We flew to Memphis for the Regional Drill Competition on a C-119G Flying Boxcar of the 76th Troop Carrier Squadron of the 435th Troop Carrier Wing. It was my first flight in one of the lumbering twin-engined transports, the workhorse of the Korean War, and I loved it. We flew from Miami to Memphis, stopping to refuel at Maxwell Air Force Base, just outside Montgomery, Alabama. It was hot at Maxwell, we were all ready for something cold to drink. Actually, anything to drink. It was a long, dry flight, but most of us cadets loved it. The several adults who accompanied our cadet drill team looked like they would have rather walked. The big, twin engined transports were slow, cruising along at less than 170 miles an hour and never getting above 9000 feet because they weren't pressurized. Today's jets would have been in New York by the time we got to Alabama. 

The Boxcars were usually stuffy, smelly airplanes, ventilation wasn't their strong suit. We actually flew once later with the back personnel doors open. There were permanent, cupped vents in Plexiglas windows in the back that the adult smokers would throw cigarettes out of as we monotonously droned along, but sometimes that wasn't enough to keep the air from going stale. Everyone had to sit sideways as the canvas seats ran along both sides of the big, square fuselage. The square, dingy Plexiglas windows were hard to see through, but there was always one or two clear ones and I would sit as close to one of those as I could. There were steel cables that ran from the front of the plane to the back at the top of the cabin. Those were the “Jump lines” the static lines paratroopers would hook their parachutes to when they jumped out of the back of the plane. We didn't have any paratroopers with us, so the cables were a great place to hang our dress uniforms.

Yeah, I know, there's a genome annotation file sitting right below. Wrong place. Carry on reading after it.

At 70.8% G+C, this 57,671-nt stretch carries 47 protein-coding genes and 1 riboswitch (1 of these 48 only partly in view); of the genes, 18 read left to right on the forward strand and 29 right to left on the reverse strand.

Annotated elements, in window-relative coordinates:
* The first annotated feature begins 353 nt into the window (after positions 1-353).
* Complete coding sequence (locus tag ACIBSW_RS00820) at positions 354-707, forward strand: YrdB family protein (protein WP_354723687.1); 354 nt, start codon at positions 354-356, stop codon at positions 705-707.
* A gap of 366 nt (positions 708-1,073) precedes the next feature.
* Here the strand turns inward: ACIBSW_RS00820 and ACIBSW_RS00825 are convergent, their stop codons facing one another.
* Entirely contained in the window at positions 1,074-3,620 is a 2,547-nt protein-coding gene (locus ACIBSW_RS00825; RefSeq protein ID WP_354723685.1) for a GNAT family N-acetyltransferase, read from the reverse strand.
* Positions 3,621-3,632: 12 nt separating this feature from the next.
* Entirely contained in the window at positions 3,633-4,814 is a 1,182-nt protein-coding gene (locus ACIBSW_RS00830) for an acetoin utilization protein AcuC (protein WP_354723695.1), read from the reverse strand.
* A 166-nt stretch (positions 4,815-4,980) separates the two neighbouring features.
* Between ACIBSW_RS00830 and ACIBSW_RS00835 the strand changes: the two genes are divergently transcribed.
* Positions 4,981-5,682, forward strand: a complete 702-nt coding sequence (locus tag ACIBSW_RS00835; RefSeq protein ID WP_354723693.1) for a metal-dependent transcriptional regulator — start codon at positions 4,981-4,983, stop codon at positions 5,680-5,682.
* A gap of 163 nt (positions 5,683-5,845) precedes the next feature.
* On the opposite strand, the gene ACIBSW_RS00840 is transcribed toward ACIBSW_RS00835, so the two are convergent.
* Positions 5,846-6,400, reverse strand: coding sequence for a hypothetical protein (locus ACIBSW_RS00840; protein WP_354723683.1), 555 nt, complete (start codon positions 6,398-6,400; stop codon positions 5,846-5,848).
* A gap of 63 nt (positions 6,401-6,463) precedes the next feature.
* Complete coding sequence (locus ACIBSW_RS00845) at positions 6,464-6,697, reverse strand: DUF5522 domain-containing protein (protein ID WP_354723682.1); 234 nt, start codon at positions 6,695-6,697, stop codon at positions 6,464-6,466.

The problem with the refueling stop at Maxwell was no one was allowed off the, hot foul-smelling airplane. We had the side door open, and both of the personnel doors in the big clam-shell doors at the back. The Cadet Drill Commander, Lt. Terry Thomas, was allowed to leave the plane with orders to pick up as many soft drinks and candy bars as he could carry from base ops. He brought back a couple of drinks that went to our senior members, the rest of us had to wait. While we were being refueled, an airman standing outside started yelling at the cadets standing in the open doors in the back of the plane. A couple of the cadets had thoughtlessly used the relief tubes that hang on detachable hooks in the back of the airplane. There were two of the relief tubes, side by side, mounted on the center brace that is part of the door system. They are black, funnel-like pieces of plastic attached to rubber hoses running below the airplane into venturis that vaporize the urine in the air during flight. However, sitting on the ground, no vaporization takes place and yellow puddles began to form on the tarmac around the back of our airplane. We were soon lectured by a stern U.S. Air Force sergeant who boarded the aircraft to inform us we were really, really grounded, and to stay the hell away from the relief tubes! Apparently he didn't know we couldn't get off the airplane anyway. I think they were glad to see us leave.